As someone who grew up in a house where sports were always more valued than any sort of art I never had a chance to immerse myself in any performative arts. While I did learn how to play a song or two on the tin whistle, that was about as far as I got in the music department, and my theater skills were only broken out when I really needed, something, or had to lie. Needless to say, I’m not a theatre major and certainly don’t have the credentials to review one of the best broadway musicals ever performed. However, in truth, it doesn’t take a genius to know that the Lion King is an absolute masterpiece, from the music to the costume to the set design. Every minor detail worked together in a perfect harmony that made even the most naive theater spectators shed a tear or two. The beauty of it all was how immersed you let as you watched a little Simba grapple with the loss of his mentor and father only to grow into a mighty king.
Earlier this week I saw the traveling broadway musical production of the Lion King at the Saenger theatre in the great city of New Orleans. Now as a resident of this city it’s easy to say that some of the best music live here and were born here, needless to say, the people of New Orleans aren’t easily impressed when it comes to music. They know good music when they hear it and bad music just as easily. This is what makes this timeless production so fascinating in a city full of iconic music, a young Simba brought tears to our eyes. The live orchestra allowed the musicians to showcase their immense skulls, while the actors had the tiring job of not only singing their hearts out but also taking on the demeanors of these wild animals.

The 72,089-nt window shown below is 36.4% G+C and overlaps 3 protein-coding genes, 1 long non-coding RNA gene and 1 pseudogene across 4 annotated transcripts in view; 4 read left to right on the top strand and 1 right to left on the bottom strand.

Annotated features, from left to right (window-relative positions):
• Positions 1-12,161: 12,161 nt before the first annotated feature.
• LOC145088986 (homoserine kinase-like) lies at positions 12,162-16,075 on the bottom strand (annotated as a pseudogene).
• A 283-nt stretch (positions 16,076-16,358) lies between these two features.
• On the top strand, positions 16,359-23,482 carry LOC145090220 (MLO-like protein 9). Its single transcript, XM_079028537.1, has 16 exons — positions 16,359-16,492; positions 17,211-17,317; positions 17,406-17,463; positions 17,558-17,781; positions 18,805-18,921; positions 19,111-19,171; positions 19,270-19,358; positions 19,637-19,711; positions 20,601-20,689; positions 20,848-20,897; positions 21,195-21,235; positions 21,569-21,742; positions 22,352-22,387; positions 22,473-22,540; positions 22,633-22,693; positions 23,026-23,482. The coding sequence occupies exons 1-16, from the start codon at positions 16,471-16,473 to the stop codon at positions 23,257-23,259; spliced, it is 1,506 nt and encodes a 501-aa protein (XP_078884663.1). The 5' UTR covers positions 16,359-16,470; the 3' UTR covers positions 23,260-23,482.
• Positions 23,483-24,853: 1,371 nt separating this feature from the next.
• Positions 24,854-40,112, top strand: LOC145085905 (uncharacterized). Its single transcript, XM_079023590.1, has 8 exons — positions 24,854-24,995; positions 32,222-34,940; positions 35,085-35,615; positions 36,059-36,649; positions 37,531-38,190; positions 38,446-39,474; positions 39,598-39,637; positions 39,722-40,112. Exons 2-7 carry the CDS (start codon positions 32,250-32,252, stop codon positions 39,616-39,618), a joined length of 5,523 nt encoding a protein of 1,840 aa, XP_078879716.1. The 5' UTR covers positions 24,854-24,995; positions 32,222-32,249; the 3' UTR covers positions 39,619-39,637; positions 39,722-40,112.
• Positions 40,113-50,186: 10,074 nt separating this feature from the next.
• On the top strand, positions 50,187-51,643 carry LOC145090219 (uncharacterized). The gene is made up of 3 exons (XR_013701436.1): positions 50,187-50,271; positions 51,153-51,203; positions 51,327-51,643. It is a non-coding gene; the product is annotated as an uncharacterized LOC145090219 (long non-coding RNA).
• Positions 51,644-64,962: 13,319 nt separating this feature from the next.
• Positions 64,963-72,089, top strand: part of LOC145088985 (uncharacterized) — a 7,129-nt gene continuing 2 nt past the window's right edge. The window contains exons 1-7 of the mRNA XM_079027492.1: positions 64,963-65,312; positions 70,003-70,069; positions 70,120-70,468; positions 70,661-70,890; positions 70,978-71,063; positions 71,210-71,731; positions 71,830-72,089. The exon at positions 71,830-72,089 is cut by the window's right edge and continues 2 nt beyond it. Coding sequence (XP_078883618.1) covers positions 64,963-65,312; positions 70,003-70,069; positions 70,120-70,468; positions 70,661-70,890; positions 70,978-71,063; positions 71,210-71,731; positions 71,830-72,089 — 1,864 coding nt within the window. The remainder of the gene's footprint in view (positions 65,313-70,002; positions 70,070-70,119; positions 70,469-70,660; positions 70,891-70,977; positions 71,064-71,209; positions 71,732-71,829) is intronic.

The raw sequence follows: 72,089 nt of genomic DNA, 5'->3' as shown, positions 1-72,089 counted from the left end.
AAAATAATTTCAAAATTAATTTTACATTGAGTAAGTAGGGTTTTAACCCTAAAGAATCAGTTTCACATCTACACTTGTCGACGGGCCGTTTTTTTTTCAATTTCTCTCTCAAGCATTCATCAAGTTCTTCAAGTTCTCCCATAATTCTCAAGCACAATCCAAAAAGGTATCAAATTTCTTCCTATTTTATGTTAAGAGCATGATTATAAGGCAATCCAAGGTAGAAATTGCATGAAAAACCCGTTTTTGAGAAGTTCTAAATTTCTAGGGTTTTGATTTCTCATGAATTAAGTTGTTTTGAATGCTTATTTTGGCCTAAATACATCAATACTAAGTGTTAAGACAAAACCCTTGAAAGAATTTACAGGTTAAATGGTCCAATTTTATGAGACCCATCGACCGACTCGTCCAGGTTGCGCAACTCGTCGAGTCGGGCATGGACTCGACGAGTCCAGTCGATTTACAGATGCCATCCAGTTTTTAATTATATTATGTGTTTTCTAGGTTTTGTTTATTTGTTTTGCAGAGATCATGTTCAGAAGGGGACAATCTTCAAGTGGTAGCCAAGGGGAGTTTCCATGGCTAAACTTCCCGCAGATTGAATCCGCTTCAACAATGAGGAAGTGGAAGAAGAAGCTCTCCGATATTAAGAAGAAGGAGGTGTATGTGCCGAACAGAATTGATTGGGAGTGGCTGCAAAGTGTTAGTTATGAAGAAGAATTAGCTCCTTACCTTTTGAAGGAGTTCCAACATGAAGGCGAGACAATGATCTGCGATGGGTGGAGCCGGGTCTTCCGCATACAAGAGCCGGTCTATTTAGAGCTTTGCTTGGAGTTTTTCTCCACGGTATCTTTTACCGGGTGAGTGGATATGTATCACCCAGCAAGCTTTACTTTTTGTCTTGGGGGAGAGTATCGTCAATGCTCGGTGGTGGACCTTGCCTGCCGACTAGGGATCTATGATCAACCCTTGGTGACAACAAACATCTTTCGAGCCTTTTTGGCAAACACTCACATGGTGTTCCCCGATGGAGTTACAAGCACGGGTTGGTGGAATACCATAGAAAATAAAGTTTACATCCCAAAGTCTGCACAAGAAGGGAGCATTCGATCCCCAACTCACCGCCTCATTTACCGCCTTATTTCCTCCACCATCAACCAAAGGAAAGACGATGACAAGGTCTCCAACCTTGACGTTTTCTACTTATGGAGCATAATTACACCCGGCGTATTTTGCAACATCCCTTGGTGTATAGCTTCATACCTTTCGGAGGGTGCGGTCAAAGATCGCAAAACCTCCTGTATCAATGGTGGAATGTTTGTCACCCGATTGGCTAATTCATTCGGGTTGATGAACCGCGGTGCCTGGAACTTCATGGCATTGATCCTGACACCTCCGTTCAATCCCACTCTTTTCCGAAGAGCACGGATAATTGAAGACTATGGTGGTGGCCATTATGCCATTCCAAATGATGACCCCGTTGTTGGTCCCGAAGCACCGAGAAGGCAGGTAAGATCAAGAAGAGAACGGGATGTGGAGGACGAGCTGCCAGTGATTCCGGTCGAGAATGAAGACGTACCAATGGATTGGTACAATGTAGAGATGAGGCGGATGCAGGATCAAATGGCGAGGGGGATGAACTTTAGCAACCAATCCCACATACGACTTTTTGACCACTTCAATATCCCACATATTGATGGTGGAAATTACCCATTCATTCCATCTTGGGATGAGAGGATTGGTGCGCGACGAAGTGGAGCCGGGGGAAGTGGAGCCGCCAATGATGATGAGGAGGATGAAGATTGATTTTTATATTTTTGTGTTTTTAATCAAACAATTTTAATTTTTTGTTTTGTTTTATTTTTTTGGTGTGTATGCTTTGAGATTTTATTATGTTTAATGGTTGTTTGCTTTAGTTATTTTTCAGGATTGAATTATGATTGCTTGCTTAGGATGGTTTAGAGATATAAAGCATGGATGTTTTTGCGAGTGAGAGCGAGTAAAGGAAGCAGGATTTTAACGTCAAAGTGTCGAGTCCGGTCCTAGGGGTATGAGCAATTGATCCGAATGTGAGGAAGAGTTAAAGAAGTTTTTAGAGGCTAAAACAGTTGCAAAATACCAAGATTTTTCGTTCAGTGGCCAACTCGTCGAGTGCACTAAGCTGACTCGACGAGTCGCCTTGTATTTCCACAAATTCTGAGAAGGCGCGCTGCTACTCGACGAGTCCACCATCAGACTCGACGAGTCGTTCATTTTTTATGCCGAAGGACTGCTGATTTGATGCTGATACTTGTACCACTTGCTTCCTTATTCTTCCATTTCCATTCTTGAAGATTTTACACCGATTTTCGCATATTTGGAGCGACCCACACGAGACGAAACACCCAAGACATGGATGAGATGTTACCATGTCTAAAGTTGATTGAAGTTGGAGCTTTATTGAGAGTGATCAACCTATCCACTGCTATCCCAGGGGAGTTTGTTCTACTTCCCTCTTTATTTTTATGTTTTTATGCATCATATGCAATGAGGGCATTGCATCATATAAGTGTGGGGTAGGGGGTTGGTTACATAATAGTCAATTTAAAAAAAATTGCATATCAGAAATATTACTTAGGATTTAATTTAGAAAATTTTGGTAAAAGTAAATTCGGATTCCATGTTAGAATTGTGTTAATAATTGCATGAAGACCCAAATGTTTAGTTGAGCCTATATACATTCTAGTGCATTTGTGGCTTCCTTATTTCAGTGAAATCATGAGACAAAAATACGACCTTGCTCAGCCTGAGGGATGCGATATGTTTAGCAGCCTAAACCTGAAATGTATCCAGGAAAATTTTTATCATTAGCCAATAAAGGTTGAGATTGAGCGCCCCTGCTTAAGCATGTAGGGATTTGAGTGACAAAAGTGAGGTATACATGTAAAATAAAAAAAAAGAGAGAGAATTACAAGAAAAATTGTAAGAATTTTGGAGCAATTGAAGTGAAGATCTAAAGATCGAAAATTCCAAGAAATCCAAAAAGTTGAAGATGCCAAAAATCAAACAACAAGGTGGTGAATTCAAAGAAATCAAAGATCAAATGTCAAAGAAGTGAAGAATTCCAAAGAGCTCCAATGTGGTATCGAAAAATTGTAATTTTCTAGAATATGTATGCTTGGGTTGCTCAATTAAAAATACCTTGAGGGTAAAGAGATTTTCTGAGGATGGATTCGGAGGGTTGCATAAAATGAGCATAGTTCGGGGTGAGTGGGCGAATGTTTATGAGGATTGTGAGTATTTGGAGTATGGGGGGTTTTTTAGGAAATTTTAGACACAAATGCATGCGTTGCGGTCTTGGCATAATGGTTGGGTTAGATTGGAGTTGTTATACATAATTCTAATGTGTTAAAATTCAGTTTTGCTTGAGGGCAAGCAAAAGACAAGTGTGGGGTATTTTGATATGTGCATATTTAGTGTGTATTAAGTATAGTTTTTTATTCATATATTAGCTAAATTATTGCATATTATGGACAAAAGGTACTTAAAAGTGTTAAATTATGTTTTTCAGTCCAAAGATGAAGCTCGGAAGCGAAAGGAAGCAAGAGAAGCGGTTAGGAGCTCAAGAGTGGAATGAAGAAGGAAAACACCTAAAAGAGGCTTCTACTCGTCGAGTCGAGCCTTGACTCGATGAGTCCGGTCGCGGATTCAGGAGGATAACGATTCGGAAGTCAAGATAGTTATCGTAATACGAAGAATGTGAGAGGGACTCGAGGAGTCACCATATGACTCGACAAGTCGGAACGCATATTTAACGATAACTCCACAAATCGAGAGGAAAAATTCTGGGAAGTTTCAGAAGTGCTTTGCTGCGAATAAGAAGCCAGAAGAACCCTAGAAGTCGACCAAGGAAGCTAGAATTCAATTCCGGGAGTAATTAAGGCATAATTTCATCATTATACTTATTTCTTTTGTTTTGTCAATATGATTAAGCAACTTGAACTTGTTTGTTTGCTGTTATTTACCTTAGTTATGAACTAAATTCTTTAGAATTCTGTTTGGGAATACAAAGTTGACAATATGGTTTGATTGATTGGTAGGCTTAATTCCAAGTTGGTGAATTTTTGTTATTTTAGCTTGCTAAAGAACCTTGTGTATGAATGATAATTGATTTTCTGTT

Each actor not only played their character but embraced it. With the lions pouncing ready for the attack at any moment the hyenas utilize their hunched posture to truly capitalize on their level nature. The intricate costumes of each charter never lead me to believe that there wasn’t a person underneath that ingenious zebra costume, but that seemed to be the intention. The mix of human presence with these detailed animal costumes forces the audience to wonder what the line between nature and mankind truly is and how it can become so blurred. Furthermore, I believe this speaks to the relatability of the musical, as the sadness created by Mufasa’s death and Simba’s inability to properly cope with it seems all too familiar with hose greaving the loss of a loved one.
It is within this relatability that we can look inward and realize that the circle of life involves the joining of making and nature in order to realize that there is nothing so fundamentally different between humans and wild animals. Perhaps there are elements of the human race that do not feel disconnected from this idea of the wild animal that may still live within us.